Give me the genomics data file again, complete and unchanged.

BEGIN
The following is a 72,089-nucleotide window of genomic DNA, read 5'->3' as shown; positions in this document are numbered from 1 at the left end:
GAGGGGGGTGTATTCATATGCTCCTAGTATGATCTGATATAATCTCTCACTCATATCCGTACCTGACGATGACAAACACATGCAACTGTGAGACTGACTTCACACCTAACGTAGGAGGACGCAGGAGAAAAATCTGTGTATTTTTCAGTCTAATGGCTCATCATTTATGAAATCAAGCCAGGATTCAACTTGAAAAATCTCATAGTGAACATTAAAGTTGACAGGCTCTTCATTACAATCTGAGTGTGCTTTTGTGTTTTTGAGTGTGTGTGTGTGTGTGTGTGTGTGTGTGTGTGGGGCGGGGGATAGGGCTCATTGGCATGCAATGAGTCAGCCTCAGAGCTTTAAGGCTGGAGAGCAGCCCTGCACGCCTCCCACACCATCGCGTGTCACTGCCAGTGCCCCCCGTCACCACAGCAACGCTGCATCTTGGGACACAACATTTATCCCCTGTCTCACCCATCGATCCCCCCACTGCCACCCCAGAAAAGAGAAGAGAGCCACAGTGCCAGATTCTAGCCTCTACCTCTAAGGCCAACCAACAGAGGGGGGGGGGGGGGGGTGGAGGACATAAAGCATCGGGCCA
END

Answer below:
The following is a 72,089-nucleotide window of genomic DNA, read 5'->3' as shown; positions in this document are numbered from 1 at the left end:
GAGGGGGGTGTATTCATATGCTCCTAGTATGATCTGATATAATCTCTCACTCATATCCGTACCTGACGATGACAAACACATGCAACTGTGAGACTGACTTCACACCTAACGTAGGAGGACGCAGGAGAAAAATCTGTGTATTTTTCAGTCTAATGGCTCATCATTTATGAAATCAAGCCAGGATTCAACTTGAAAAATCTCATAGTGAACATTAAAGTTGACAGGCTCTTCATTACAATCTGAGTGTGCTTTTGTGTTTTTGAGTGTGTGTGTGTGTGTGTGTGTGTGTGTGTGTGGGGCGGGGGATAGGGCTCATTGGCATGCAATGAGTCAGCCTCAGAGCTTTAAGGCTGGAGAGCAGCCCTGCACGCCTCCCACACCATCGCGTGTCACTGCCAGTGCCCCCCGTCACCACAGCAACGCTGCATCTTGGGACACAACATTTATCCCCTGTCTCACCCATCGATCCCCCCACTGCCACCCCAGAAAAGAGAAGAGAGCCACAGTGCCAGATTCTAGCCTCTACCTCTAAGGCCAACCAACAGAGGGGGGGGGGGGGGGGTGGAGGACATAAAGCATCGGGCCA